Russ visits with Bill Boyar, co-founder of BoyarMiller, a law firm operated on entrepreneurial core values. This is not his first rodeo; Bill refers to the founding of this firm as a “lab experiment,” and explains their efforts to keep the firm independent and focused on carefully controlled growth. After 20 years of operation, the firm is working toward a multi-generational succession plan.
Russ: This is the BusinessMakers Show heard here and seen online at theBusinessMakers.com. It's guest time on the show, and as many of you know, we've had quite a few attorneys on this show over the years, usually focused on sort of one specific key aspect about their expertise. Never have we focused on the law firm until today and that's because with me today I have the co-founder and former chairman of the very entrepreneurial firm BoyarMiller and I'm talking about Bill Boyar. Bill, welcome to the BusinessMakers Show.
Bill: Thank you Russ, it's great to be here.
Russ: You bet. Well, let's start by you just giving us a description of BoyarMiller.
Bill: We're proud to have just celebrated 20 years together. We're a middle market firm. We are very purpose driven, have a mission to provide counsel beyond expectations, build lasting relationships and make a meaningful difference in people's lives. And we've built the firm based on core values. We had core values before it was fashionable. Our distinction is not what we do, which I'll get to in a second, but why we do what we do and how we do what we do. What we do is we have two groups, a business group and a litigation group. Our business group we do corporate, real estate and finance. Our litigation group we do state and federal court litigation and dispute resolution and employment. We have a real balanced group and a lot of big firm pedigree in our partner group. I'm pretty proud to be creating something that look like it's going to go multigenerational.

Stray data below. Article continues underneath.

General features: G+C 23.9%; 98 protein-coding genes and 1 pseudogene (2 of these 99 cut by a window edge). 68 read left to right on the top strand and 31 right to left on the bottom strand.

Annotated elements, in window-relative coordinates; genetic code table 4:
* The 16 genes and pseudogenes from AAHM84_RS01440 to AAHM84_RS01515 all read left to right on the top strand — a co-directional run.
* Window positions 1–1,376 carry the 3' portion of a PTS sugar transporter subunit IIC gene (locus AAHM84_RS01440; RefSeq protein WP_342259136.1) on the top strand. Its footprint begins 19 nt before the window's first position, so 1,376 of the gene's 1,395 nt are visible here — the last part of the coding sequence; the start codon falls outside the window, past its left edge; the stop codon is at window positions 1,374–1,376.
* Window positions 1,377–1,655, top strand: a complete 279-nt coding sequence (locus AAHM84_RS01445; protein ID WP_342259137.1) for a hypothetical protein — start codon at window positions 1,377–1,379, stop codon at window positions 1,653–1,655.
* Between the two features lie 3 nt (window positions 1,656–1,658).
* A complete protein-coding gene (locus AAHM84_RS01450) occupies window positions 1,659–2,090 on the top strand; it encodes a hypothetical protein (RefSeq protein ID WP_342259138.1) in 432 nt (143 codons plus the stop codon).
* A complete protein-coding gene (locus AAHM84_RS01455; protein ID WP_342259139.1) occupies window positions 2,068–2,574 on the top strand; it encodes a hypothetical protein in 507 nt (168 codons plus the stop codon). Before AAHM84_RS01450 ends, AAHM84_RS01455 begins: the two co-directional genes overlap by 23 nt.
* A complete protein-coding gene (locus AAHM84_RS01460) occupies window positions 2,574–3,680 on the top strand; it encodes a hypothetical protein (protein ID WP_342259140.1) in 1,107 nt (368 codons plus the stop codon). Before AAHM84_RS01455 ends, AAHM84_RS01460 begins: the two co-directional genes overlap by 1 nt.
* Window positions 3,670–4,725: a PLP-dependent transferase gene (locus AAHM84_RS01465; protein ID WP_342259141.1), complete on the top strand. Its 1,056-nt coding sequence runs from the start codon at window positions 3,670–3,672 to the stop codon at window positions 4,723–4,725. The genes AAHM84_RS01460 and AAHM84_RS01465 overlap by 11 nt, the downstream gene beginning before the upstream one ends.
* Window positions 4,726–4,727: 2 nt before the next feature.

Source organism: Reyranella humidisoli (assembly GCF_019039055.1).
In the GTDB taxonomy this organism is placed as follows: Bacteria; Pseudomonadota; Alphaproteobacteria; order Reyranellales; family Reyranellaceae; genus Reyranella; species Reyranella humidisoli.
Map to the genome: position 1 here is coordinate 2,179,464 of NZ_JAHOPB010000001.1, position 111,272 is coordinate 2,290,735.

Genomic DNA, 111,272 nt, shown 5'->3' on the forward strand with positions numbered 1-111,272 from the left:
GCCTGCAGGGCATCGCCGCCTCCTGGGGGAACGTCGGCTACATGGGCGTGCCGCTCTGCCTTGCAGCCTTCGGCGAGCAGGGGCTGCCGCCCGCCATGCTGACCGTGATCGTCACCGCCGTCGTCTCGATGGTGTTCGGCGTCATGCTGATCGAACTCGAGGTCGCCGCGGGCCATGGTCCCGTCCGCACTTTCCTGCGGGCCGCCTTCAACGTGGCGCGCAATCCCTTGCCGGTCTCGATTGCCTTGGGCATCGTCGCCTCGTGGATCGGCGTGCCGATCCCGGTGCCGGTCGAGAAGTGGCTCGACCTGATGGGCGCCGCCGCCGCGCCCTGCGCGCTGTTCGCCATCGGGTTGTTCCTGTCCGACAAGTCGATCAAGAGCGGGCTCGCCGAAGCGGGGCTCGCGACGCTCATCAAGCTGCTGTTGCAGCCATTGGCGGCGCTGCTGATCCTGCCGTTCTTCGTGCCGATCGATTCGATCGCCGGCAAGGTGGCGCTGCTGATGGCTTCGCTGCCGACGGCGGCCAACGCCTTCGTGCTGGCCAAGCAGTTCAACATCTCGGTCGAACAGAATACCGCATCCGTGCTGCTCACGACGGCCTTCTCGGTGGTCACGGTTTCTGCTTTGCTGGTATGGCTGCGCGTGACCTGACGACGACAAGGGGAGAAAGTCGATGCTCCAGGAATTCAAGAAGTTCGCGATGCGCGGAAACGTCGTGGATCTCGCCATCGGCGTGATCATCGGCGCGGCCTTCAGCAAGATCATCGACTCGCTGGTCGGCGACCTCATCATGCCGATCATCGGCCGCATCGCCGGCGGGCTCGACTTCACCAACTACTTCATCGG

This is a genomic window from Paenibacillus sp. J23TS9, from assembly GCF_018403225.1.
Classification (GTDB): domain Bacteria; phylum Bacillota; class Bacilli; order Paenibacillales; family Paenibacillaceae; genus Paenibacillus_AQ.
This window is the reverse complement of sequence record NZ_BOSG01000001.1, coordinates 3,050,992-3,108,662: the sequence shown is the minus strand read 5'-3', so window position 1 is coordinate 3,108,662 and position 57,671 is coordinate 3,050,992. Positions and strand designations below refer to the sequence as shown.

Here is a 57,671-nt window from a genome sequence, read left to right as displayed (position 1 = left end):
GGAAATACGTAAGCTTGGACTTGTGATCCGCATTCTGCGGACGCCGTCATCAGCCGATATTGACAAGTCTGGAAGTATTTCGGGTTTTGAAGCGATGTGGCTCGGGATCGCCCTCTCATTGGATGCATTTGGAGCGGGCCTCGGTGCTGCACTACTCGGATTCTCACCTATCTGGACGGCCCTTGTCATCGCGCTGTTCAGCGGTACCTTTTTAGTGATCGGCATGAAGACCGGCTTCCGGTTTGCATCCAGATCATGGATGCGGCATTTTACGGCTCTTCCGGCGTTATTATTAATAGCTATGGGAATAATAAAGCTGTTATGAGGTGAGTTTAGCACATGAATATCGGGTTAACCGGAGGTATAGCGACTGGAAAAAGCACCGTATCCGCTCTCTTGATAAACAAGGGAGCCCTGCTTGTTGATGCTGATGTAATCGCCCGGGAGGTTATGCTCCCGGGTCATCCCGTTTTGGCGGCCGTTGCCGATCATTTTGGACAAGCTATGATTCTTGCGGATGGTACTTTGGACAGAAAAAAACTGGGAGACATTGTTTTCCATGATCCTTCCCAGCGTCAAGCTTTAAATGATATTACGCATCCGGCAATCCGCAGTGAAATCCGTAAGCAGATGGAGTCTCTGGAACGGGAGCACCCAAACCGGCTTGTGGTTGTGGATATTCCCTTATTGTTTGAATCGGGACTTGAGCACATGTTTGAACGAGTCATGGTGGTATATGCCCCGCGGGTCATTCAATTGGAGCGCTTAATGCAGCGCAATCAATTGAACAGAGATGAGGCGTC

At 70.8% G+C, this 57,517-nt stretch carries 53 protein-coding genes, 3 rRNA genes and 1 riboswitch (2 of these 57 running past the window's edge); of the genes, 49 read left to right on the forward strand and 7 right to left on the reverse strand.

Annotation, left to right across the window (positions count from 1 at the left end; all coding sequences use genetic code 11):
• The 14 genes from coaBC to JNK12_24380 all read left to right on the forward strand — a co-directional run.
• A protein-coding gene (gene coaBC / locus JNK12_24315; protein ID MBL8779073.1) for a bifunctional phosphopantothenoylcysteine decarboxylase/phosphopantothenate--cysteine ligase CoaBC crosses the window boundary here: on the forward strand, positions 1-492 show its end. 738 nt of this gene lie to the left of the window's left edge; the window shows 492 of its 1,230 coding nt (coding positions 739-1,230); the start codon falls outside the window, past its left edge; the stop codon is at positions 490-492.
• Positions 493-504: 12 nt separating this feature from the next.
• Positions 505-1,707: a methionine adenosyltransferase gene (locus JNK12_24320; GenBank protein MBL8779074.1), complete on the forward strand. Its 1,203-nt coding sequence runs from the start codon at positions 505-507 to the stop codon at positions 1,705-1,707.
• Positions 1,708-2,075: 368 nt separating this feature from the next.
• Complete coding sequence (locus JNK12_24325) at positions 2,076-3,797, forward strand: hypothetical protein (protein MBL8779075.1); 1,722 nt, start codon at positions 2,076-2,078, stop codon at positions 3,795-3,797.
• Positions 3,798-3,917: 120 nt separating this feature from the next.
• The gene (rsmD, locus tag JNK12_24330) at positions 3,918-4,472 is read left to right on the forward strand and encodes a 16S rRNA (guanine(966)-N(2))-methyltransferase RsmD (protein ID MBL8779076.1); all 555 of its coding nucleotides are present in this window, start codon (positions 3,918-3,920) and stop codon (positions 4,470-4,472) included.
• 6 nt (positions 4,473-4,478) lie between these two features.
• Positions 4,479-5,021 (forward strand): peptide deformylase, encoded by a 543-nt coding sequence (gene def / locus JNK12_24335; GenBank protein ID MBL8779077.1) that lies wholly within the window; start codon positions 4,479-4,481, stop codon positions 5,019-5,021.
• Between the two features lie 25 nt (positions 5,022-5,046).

Russ: Well, that's really cool. Now 20 years seems like a long time for a law firm, how many lawyers are there today in the firm?
Bill: We have 24 lawyers today. And we have a couple of offers outstanding and a clerk from last summer who's on her way when she graduates in May.
Russ: Cool, cool. Now multigenerational and I have a lot of experience in doing business with law firms and boy, I always thought it was just such an unusual model, business model. When I come over here, BoyarMiller seems more like a business model to me, like a team effort and sort of a family almost and I assume that that's by design and that that's what the partners here want.
Bill: Very much so. When we started the firm 20 years ago, I had come off of being a founder of another firm and we had grown to almost 40 lawyers and I had the real privilege and opportunity to try it again and learn from the mistakes. The Harvard Business Review just came out and a whole section on failure and I look at what are lessons learned from what we did wrong. I've used this law firm for the last 20 years as a lab experiment to apply the principles of great businesses to an industry that doesn't, that really rejects core business principles. So we've organized this firm from a governance and from a finance compensation mentoring and training process to really emulate what really great companies do.
Russ: Wow, that sounds cool to us, obviously we're business focused, but I can relate to it so much cause these firms that I used to work with, they really seemed more like a loose confederation of very smart professionals with very little loyalty to the mother ship and often were sort of bopping around and changing firms. It feels like you're making this thing into a different one completely.
Bill: Five years ago in August of 2006 we got our entire group together and did an off-site and we did a ten year vision for the firm. We addressed our strengths and our weaknesses, the opportunities we saw, the threats we were facing. We had a lot of things that were both strengths and weaknesses and were both opportunities and threats and the guidance from the next generation at this firm, next generation being other than Gary and me and David Vaughn at the time was that they really wanted to see this firm survive beyond us which changed sort of the course of a lot of things. But we've always organized here to be a firm and we really have a pushdown approach, work gets pushed down. Nobody benefits from having a great year when the firm doesn't do well. We've got a strong commitment to developing our people. So when young lawyers come here, inside of three or four years, they're light years ahead of their peers that have gone and done something very narrow in one of the large law firms.